|Matthew Henry's Concise Commentary|
44:9-20 Image-making is described, to expose the folly of idolaters. Though a man had used part of a log for fuel, he fell down before an image made of the remainder, praying it to deliver him. Man greatly dishonours God, when he represents him after the image of man. Satan blinds the eyes of unbelievers, causing absurd reasonings in matters of religion. Whether men seek happiness in worldly things, or run into unbelief, superstition, or any false system, they feed on ashes. A heart deceived by pride, love of sin, and departure from God, turns men aside from his holy truth and worship. While the affections are depraved, a man holds fast the lie as his best treasure. Are our hearts set upon the wealth of the world and its pleasures? They will certainly prove a lie. If we trust to outward professions and doings, as if those would save us, we deceive ourselves. Self-suspicion is the first step towards self-deliverance. He that would deliver his soul, must question his conscience, Is there not a lie in my right hand?
Verse 20. - He feedeth on ashes; i.e. on vanity - on what can give no support or sustenance (comp. Proverbs 15:14; Hosea 12:1). A deceived heart. Either self-deceived, or imposed upon by illusions from without; e.g. the seeming power of the idols, as seen in the victories and conquests of their worshippers. He cannot deliver his soul. The deceived soul is bound in trammels, which it feels to be irksome, and from which it would fain be free. But it cannot deliver itself. Deliverance must come from some external source; in other words, man needs a Deliverer. Is there not a lie in my right hand? An idol is "a lie." It professes to have power, strength, ability to help and save, whereas it has no power at all. It cannot even save itself. Savages often beat their fetishes. Diagoras of Melos threw an image of Hercules into the fire on which he was cooking his dinner, and bade Hercules make himself of some use by boiling his turnips. The powerlessness of idols even to help themselves is represented with much force in the Book of Baruch (6:12-15, 17-22, 27, 49, etc.).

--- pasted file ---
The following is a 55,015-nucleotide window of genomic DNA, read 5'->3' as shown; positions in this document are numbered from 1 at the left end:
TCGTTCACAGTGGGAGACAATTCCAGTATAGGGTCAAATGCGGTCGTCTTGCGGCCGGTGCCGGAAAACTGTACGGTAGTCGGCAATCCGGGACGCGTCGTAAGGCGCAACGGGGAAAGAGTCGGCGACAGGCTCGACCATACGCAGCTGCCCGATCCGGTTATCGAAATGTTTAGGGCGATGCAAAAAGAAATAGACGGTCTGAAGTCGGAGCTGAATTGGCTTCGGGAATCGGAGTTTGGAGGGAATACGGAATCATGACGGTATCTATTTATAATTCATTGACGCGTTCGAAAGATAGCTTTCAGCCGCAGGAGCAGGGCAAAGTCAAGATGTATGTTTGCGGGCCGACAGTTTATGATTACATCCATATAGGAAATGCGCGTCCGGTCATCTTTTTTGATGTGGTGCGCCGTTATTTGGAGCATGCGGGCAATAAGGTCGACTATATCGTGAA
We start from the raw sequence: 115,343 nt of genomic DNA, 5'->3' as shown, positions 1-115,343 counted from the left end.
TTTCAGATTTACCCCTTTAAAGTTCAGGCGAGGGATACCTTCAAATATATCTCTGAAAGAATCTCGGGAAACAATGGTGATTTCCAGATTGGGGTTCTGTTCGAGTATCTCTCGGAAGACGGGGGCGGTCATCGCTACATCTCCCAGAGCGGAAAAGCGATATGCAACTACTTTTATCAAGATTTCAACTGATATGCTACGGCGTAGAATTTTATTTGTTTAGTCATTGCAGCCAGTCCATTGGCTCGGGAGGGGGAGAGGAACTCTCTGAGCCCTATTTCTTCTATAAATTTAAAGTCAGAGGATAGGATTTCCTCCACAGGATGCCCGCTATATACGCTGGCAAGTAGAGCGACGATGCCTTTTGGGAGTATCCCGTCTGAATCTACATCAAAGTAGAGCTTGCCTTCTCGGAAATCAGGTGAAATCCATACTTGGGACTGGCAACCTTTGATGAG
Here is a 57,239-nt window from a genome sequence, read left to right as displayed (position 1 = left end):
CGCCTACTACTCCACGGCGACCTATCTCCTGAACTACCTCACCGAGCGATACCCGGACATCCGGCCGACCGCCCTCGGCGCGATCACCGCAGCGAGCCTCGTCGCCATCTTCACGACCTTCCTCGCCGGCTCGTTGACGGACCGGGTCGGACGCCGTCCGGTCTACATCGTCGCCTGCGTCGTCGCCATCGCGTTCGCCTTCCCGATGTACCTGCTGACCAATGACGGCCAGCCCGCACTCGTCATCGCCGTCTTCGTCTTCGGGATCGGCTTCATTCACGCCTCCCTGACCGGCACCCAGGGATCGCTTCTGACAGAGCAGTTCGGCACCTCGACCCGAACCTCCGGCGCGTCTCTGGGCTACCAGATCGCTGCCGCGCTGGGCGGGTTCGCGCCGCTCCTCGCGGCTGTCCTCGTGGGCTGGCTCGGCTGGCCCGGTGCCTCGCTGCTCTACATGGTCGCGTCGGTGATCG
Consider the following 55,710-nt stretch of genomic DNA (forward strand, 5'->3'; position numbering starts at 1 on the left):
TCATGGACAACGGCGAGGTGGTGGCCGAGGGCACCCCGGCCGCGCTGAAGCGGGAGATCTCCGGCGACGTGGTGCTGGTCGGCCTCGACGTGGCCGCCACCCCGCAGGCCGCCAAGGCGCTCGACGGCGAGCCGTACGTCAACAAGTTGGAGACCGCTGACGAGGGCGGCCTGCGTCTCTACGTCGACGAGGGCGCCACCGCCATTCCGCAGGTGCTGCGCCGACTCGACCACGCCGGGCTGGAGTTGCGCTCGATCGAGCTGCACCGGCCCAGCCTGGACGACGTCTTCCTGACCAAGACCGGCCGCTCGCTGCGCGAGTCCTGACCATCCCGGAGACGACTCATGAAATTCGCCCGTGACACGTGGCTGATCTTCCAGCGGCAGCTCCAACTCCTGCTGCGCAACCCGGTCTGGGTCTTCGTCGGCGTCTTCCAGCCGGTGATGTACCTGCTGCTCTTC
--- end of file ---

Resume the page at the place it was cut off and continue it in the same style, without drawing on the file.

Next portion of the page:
Gill's Exposition of the Entire Bible
He feedeth of ashes,.... That is, the idolater delights in his idol, pleases himself with seeks comfort and satisfaction from it, fills and feeds himself with hopes and expectations of being helped and delivered by it; but this is all vain hope, a mere delusion; it is as if a man fed on ashes instead of food; it is feeding on that which has no savour nor substance, can yield no nourishment, but, on the contrary, is pernicious and hurtful; and it is like Ephraim's feeding on wind, Hosea 12:1 or on chaff instead of wheat, Jeremiah 23:28 and so such who feed upon and delight themselves in sinful lusts, or false doctrines, may be said to feed on the same sort of food: and here it may be true of the idol in a literal sense; part of the wood of which it was made being reduced to ashes, to which some respect may be had, Isaiah 44:15, and that itself was capable of the same fate. The Targum is,
"behold his god, part of it is ashes;''
so the Vulgate Latin version: "a deceived heart hath turned him aside" from the true God, and the right worship of him, unto idolatry; the heart of man is deceitful, and desperately wicked; a man needs no other to entice him, and draw him away into any sin, and from the living God, than his own evil heart; which, being deceived itself, deceives him, and leads him to the commission of such things as are contrary to reason and common sense: and he is so infatuated with them, and possessed with a strong belief of them,
that he cannot deliver his soul: divest himself of his erroneous and wicked principles, and leave his idolatrous practices, or be persuaded that he is in the wrong:
nor say, is there not a lie in my right hand? that the idol, which his right hand has made, is a lie, a mere vanity, not to be depended upon and trusted in: or which is in, or "at his right hand" (m); and worshipped by him, and is highly esteemed and loved as his right hand; this he cannot be persuaded to believe, and say that it is a falsehood and a work of errors; such is the force and fascination of idolatry, when once persons are ensnared and entangled with it.
(m) "quod est in dextera mea", Piscator; "ad dexteram meam", Junius & Tremellius.
Jamieson-Fausset-Brown Bible Commentary
20. feedeth on ashes—figuratively, for the idolater delights in what is vain (Pr 15:14; Ho 12:1). "Feedeth on wind." There is an allusion, perhaps, also, to the god being made of a tree, the half of which was reduced to ashes by fire (Isa 44:15-17); the idol, it is implied, was no better, and could, and ought, to have been reduced to ashes like the other half.
deceived heart—The heart and will first go astray, then the intellect and life (Ro 1:28; Eph 4:18).
lie in … right hand—Is not my handiwork (the idol) a self-deceit?
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